Mind over matter


Mind over Matter: Ellie & Eczema


Six years ago; if you had asked me what Eczema was I would have told you a mild irritating patch of skin that you can pop cream onto and it will disappear. I’m sure most of the general population think this too.

Why wouldn’t they?

My own perception of eczema changed six weeks after my daughter was born. She was perfectly healthy when she was born, breast fed like a champ and we had no complications. Physically, everything was going along nicely until she hit six weeks old and the red, itchy “monster” started creeping over my daughter’s face until it covered every inch. Here our long, eczema journey began. I’m going to fast-forward now through six years of infections, appointments, broken nights, lotions, potions and hospital stays. Let’s skip past the emotional toils, the blood stained clothing, the medications and the self-doubt.

We were at a stage where my daughter wasn’t able to go to sleep without me physically observing or restraining her to some capacity. The journey to sleep time had turned from a time of day into dread. Sleep time brings the itching to the surface and whilst drifting, her sub conscious self would let go of all of the itching and scratching she had held in through out the day. At this point, she was prescribed a large dose of a sedative antihistamine called Hydroxyzine. Though this medication worked to some extent, it came with morning hangovers, dry mouth and tooth decay. She also was developing a tolerance to it. It was around this stage that I had become involved with various research studies and I found myself becoming engrossed in academic papers about Eczema.

Anything to find a cure, right?

I stumbled across a paper by Dr. Joachim Heinrich which stated that children who have eczema beyond the age of 2 were more likely to be susceptible to mental health problems in the future. I realised there and then, in my quest to ensure my child was physically healthy, I had to ensure she was mentally healthy too.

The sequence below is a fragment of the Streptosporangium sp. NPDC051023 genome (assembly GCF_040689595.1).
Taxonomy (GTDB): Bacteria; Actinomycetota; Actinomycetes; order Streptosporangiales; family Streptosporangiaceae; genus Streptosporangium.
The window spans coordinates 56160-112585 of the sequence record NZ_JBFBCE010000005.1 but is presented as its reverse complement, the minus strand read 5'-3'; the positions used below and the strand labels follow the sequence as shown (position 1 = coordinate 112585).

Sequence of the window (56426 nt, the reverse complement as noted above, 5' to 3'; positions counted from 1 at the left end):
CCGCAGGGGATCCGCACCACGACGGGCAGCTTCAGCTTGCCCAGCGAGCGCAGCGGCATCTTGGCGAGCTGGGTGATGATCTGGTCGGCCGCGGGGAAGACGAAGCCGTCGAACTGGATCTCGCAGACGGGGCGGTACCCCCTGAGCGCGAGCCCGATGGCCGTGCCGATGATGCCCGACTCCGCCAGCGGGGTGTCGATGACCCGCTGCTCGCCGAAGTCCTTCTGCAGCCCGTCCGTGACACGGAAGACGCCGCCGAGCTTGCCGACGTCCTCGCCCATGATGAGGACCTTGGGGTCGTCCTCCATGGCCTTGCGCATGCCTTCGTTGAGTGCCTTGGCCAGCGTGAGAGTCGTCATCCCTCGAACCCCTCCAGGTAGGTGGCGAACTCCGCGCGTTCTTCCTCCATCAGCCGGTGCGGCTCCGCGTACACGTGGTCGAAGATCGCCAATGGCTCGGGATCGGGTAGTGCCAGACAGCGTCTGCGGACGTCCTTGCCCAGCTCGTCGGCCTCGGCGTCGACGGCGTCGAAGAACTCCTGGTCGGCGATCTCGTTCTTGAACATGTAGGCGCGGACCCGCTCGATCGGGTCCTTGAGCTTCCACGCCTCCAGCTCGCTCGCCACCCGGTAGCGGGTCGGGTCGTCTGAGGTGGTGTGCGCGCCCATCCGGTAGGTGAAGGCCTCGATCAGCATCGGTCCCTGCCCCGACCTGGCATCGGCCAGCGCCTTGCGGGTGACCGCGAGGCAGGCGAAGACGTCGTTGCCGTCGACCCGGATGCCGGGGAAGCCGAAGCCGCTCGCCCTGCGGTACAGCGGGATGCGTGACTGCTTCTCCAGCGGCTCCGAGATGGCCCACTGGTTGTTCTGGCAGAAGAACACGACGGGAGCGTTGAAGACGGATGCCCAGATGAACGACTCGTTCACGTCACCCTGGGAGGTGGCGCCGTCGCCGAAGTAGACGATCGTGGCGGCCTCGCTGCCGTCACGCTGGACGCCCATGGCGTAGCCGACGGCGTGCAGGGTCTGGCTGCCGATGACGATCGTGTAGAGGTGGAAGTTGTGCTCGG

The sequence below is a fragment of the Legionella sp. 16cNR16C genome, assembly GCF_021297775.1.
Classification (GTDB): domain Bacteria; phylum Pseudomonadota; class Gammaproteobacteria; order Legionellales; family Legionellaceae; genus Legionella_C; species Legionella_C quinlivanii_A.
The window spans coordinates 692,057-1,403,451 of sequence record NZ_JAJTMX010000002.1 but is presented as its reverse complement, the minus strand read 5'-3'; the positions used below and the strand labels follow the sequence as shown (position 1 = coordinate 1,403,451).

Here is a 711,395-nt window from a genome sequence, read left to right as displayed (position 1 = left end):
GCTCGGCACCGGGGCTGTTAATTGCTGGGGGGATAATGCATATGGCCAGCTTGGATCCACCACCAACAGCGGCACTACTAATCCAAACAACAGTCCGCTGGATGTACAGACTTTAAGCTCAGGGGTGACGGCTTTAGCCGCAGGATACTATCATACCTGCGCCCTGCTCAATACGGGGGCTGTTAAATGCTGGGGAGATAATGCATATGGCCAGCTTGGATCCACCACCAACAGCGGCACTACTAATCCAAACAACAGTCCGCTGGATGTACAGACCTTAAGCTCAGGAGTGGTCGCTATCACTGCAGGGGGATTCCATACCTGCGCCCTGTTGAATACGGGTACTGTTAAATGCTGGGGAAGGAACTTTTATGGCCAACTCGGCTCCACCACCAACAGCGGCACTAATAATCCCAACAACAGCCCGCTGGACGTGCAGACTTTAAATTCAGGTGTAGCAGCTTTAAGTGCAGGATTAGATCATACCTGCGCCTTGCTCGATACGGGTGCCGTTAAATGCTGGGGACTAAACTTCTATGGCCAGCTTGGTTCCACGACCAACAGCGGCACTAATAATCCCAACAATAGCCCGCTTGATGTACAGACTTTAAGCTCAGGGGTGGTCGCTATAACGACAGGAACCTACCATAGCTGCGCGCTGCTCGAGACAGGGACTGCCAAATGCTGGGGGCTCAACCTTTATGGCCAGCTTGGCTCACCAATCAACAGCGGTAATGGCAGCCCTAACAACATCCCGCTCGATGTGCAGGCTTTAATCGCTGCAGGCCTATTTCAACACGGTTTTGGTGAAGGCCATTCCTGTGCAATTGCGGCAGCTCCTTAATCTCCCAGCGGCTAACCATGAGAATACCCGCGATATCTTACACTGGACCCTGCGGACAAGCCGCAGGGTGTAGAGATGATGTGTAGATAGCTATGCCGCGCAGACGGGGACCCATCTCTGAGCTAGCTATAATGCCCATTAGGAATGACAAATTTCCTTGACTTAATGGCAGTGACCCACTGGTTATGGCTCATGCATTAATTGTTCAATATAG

This is when I introduced mindfulness and meditation to her when she was five years old. I know how much meditation has helped me control my own anxiety and I was confident that providing her with a guided, relaxation/meditation at bed time would provide enough distraction and allow her to fall into a more calmer sleep. I’m pleased to say it has worked, my daughter rather than being heavily medicated in the evening is now (we joke) heavily meditated and it works for us.

What else does mindfulness do for her?

We work on mindful exercises to help reduce anxiety meltdowns, which more often than not would create widespread itching, which would make her bleed. So we distract by getting her to tell us 5 things: 5 things she can see, 4 things she can hear, 3 things she can smell, 2 things she can taste and 1 thing she can touch. This is just a small example of what we do.

A year into this, my daughter still has severe eczema and a few other skin conditions but she is now has the emotional coping skills she needs to manage it. She is thriving emotionally and socially despite her physical symptoms and I’m confident that she is going to carry this forward growing up.

My vision is to deliver sessions to other children with eczema. To invest in the mental health of these children, to boost self-esteem and give them the emotional coping skills they need for this world of ours. It won’t make the itching go away but it will help them along the way to cope with their symptoms as adults.

By Kate Henaghan-Sykes





Ellie’s Journey to a Happy Ever After:


Nottingham Support Group for Carers of Children with Eczema: